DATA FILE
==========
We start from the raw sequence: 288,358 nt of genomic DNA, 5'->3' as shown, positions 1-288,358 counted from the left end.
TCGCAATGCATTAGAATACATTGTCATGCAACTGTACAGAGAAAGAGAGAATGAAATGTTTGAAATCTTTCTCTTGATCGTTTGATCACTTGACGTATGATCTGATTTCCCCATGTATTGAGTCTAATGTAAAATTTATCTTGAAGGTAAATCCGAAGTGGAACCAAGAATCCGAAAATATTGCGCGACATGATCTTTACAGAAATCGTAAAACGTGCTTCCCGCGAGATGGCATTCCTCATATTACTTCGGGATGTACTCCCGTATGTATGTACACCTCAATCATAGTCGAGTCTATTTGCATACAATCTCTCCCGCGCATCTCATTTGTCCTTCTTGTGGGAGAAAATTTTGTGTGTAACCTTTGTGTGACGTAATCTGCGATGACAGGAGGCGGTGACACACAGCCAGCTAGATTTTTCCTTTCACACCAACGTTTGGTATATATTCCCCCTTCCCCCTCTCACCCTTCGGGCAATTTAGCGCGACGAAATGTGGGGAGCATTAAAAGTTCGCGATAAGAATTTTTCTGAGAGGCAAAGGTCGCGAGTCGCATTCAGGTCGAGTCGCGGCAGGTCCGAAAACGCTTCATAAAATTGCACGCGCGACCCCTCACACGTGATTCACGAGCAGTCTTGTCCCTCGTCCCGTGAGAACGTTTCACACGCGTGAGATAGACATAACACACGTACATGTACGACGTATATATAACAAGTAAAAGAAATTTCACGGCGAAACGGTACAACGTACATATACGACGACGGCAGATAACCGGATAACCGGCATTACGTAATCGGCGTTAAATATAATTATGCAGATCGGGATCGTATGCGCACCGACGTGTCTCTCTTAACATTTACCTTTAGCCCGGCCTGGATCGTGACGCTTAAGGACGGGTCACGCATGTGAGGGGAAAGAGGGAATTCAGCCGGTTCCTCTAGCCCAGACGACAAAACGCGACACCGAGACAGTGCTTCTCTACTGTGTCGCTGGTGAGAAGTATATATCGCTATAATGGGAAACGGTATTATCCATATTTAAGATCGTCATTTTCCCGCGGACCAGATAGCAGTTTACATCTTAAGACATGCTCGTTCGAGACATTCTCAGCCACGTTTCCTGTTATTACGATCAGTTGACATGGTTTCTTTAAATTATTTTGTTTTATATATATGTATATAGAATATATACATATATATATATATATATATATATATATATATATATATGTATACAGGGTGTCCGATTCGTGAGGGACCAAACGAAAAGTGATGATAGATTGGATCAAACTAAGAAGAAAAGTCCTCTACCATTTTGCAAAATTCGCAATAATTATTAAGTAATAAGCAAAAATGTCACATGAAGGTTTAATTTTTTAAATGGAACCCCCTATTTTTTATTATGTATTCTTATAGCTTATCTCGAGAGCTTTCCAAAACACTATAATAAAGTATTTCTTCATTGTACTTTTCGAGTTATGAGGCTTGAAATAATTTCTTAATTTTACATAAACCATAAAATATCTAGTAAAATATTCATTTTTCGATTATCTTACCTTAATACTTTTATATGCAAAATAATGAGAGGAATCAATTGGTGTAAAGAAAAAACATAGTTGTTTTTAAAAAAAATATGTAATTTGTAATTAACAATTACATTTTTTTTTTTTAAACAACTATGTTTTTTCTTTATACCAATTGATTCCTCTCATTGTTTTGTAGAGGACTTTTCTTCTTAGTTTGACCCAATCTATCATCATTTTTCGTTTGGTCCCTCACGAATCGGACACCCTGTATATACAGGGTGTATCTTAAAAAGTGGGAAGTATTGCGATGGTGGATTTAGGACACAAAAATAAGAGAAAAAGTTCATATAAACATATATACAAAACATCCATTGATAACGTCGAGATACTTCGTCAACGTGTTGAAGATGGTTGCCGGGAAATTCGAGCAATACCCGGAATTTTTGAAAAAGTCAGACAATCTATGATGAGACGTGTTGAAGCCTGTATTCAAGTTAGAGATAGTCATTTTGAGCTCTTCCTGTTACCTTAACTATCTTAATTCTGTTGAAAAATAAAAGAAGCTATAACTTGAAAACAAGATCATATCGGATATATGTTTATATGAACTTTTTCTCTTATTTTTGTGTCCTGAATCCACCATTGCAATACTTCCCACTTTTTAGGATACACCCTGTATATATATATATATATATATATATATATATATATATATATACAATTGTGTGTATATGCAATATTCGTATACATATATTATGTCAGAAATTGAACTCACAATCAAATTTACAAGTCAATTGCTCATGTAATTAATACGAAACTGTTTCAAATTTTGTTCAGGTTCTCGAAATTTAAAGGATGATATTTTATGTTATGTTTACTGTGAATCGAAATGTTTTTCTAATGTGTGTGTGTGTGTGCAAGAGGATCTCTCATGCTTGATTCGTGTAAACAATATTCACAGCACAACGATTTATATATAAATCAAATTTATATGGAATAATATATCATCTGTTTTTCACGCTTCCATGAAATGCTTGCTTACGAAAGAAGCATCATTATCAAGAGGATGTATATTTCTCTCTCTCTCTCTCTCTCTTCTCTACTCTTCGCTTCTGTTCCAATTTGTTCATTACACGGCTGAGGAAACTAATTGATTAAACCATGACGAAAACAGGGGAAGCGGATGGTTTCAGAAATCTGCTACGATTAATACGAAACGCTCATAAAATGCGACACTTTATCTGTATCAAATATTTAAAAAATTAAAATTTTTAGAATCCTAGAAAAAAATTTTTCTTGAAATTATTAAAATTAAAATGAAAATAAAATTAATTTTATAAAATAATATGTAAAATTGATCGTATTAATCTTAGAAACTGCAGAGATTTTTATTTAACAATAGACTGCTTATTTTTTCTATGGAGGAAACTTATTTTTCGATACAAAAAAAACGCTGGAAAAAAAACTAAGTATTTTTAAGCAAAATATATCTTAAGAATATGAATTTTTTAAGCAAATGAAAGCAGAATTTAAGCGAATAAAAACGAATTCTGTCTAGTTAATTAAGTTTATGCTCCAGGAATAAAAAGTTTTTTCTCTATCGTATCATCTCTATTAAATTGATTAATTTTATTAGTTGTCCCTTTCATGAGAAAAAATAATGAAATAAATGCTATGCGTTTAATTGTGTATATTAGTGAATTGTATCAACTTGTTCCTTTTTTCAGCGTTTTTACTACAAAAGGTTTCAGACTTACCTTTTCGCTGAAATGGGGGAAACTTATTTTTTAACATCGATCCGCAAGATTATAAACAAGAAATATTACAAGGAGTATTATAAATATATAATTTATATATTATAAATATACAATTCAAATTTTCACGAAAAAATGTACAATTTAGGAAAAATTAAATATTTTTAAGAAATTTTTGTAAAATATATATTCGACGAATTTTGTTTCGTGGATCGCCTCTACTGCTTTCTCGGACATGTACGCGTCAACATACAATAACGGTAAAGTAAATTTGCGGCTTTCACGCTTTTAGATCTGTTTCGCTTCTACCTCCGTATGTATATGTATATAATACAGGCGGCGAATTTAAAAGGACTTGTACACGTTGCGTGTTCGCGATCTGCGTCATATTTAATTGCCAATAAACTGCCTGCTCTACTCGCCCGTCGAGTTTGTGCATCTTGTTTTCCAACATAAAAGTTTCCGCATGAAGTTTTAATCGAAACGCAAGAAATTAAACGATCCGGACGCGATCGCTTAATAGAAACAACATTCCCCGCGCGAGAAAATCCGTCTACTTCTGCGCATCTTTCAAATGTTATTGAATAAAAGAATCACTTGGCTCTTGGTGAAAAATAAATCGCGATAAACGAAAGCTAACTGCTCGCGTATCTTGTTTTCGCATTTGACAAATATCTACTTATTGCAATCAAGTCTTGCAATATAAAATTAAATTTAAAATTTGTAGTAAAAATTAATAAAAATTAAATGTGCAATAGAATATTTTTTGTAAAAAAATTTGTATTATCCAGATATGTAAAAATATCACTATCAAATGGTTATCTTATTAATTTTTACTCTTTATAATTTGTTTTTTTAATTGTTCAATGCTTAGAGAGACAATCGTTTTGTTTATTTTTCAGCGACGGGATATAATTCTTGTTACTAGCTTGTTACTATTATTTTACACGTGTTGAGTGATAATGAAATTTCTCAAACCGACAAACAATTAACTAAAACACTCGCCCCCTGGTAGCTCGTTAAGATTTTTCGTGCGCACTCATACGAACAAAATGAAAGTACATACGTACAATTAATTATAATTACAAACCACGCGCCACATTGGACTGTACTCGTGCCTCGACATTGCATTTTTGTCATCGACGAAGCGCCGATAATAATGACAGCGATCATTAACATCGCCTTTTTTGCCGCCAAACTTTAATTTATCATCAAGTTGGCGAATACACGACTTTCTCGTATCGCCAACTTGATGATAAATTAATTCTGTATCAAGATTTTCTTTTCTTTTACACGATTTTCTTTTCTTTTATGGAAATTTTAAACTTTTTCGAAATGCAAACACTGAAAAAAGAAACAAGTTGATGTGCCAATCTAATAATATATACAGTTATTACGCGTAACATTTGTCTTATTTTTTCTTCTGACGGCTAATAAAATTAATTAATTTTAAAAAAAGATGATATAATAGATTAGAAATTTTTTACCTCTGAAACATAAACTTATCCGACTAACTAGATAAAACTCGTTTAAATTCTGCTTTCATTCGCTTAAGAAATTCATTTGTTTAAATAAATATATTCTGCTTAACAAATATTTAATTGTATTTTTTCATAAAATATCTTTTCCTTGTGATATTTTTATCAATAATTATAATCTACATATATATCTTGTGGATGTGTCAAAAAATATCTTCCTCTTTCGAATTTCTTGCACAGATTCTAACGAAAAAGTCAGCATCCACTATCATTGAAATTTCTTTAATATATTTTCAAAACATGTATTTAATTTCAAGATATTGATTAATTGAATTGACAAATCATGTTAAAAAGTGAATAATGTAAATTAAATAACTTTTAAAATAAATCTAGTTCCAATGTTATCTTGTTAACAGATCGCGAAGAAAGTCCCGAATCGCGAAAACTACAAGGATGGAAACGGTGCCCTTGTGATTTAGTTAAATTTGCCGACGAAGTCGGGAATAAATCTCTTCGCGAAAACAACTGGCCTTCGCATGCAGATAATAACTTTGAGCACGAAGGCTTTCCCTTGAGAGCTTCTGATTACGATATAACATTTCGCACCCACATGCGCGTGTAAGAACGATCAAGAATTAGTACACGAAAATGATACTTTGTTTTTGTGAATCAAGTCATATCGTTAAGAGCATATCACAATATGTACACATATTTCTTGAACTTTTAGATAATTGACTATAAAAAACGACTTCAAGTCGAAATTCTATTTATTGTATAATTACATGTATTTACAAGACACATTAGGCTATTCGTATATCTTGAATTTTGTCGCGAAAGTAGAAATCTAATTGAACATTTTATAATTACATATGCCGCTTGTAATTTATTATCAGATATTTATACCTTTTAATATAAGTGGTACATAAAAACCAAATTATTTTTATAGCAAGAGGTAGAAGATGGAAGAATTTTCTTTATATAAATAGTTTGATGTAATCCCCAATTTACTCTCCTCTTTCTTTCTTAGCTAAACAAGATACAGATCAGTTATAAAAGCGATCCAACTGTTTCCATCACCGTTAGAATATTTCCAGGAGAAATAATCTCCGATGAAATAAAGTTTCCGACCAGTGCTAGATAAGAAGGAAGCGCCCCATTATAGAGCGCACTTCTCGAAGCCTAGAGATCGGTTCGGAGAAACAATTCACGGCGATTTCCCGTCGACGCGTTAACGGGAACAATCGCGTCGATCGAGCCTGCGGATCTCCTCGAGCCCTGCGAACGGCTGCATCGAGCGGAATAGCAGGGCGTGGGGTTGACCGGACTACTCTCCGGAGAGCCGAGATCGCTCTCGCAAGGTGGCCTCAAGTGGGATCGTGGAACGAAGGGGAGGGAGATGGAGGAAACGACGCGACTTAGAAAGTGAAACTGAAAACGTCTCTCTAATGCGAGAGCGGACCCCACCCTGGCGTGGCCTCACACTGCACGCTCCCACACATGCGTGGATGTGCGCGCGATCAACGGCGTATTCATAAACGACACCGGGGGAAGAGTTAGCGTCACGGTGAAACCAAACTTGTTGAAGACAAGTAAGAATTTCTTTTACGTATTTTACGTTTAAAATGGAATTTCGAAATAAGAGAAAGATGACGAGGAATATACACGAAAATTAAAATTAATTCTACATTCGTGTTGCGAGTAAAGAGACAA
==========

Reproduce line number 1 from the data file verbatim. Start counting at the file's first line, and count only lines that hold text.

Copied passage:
We start from the raw sequence: 288,358 nt of genomic DNA, 5'->3' as shown, positions 1-288,358 counted from the left end.